International migration is on the increase against the background of economic, demographic, technological, climate and geopolitical changes. As a result, new information needs on topics such as migrant integration are emerging, with new opportunities in terms of information sources becoming available.
New phenomena in areas related to sustainable development may emerge requiring information for policy responses. How can we make sure that official statistics are ready to deal with such unforeseen phenomena?
In the era of social media and political campaigning, which use numbers as their headlines, the existence of a trustworthy source and a possibility to fact-check the information has become a necessity. For this reason, post-truth societies can be seen as an opportunity for official statistics to confirm their role as a trusted party providing objective figures.
How can the public be sure that the statistics held by statistical offices are secure? The unethical treatment of 1940s census data has been used as an argument for census non-compliance even decades later. As ever more data are being gathered about citizens and enterprises, how can we avoid instances of similar controversial disclosures?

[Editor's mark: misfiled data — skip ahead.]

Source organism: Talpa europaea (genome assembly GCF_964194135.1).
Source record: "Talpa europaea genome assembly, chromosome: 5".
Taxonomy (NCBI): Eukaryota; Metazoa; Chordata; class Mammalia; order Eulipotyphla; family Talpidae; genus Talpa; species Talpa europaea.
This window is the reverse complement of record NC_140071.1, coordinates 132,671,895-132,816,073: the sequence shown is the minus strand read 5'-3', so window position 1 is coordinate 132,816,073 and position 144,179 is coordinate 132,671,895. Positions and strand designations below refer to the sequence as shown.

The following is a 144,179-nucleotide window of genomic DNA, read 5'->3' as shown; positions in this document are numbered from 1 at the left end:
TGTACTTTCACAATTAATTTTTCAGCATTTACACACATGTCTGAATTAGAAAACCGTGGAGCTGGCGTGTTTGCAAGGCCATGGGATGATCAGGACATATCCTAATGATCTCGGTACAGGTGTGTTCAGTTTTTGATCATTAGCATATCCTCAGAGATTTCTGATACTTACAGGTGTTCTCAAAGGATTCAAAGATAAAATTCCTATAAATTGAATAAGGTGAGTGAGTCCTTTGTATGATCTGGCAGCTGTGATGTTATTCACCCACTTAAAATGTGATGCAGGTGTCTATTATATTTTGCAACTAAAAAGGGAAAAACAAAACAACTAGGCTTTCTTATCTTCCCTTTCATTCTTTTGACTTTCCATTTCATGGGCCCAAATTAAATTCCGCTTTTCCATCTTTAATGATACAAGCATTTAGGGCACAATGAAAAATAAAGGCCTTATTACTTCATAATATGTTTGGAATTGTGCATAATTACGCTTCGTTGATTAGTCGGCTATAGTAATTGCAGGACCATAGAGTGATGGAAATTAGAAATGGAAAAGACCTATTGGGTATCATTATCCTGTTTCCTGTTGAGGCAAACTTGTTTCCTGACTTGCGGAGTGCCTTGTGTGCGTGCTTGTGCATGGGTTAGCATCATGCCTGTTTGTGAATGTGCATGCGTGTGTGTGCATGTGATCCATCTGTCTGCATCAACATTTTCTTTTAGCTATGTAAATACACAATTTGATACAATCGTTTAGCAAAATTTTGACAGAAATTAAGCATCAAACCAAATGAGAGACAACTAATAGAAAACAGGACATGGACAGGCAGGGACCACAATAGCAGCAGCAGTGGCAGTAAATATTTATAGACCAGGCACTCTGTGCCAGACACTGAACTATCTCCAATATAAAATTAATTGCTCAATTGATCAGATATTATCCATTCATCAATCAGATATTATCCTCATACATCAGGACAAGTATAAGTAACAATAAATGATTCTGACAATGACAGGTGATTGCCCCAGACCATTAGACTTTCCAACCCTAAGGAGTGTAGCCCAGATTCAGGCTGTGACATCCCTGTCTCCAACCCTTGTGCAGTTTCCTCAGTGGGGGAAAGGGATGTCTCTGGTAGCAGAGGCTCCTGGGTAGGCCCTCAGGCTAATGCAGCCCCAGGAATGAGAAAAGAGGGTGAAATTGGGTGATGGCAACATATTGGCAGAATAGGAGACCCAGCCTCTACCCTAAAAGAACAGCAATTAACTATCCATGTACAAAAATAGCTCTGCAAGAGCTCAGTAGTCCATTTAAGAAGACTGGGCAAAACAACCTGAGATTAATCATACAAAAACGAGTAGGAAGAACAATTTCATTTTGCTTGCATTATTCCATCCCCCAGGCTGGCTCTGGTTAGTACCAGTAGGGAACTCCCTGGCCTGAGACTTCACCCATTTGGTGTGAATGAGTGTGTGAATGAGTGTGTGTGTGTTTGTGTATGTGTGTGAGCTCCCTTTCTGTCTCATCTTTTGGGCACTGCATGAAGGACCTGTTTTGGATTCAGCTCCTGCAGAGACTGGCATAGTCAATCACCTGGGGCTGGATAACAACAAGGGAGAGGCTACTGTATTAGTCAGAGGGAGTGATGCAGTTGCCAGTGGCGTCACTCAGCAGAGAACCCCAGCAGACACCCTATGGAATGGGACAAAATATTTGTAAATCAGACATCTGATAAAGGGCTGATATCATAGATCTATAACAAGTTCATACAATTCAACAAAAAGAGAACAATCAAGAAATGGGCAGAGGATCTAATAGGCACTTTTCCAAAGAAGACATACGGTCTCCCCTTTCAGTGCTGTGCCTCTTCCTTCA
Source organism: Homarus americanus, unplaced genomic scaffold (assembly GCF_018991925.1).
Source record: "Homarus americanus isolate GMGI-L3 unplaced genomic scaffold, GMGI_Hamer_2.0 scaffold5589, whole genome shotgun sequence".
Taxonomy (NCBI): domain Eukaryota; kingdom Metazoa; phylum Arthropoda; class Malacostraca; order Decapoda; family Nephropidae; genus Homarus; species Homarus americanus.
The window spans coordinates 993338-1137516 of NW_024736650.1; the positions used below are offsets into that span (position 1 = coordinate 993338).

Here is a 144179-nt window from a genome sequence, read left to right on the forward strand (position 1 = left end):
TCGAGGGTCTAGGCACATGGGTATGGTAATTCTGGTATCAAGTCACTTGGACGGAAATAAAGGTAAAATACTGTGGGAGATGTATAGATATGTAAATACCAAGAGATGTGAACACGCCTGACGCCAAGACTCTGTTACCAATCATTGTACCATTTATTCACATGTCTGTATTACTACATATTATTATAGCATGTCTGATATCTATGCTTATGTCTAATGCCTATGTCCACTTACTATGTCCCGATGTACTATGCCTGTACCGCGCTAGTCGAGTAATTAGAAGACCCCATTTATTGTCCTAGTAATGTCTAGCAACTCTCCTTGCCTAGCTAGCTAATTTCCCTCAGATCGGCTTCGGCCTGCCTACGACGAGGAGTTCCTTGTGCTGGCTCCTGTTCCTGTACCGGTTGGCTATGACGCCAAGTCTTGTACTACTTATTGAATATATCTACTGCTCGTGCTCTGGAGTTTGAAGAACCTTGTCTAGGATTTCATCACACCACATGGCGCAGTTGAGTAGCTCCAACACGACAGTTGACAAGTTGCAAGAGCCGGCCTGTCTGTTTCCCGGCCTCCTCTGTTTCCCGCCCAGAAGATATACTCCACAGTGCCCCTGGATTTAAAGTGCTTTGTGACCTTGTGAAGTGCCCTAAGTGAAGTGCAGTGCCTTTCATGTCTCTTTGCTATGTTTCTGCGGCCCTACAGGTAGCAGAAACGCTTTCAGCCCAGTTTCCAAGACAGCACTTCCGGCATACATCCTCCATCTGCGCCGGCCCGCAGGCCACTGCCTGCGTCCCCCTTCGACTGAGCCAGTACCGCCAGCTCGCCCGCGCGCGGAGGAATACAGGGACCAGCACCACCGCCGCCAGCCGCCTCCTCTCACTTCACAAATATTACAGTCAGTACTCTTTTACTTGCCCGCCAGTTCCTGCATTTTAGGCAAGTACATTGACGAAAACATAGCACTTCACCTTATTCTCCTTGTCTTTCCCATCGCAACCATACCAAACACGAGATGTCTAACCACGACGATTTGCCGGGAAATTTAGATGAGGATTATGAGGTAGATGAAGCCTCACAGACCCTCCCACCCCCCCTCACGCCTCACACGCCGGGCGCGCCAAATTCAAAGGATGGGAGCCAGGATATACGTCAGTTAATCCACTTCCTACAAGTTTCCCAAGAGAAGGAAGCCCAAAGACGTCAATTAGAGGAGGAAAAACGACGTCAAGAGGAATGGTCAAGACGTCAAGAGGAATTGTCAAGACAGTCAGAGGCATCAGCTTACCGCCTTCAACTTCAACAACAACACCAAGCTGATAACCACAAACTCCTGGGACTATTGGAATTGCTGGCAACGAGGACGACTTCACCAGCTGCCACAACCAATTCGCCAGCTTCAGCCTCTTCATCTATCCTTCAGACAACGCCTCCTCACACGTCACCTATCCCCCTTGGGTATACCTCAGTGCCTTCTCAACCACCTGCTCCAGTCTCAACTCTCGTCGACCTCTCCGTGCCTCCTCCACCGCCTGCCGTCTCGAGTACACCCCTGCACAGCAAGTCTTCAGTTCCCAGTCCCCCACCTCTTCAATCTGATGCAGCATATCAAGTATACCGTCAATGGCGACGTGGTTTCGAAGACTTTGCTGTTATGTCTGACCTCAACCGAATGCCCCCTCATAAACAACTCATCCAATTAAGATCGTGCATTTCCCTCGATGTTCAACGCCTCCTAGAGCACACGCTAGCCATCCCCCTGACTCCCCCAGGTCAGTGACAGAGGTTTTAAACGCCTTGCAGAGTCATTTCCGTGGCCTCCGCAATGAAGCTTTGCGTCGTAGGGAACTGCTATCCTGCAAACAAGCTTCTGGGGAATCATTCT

Do the current or planned concepts for globalisation statistics adequately capture globalisation's features or its consequences? Or will globalisation evolve in a way that requires a different form of measurement? Will it have consequences that will require new types of policy-relevant information?
New economic and business models are emerging, with shared platforms increasingly used in sectors such as local transport and short-term accommodation. Regardless of whether these developments are desirable or not, these new economic activities tend not to be captured by official statistics. As a result, they may not be part of the traditional measurement of GDP and production.
How can official statistics become more agile and responsive to the needs of citizens and policymakers? How can technological opportunities be used and statistics stay relevant in times of change? How can the communication of official statistics be improved in the face of competition from other information suppliers?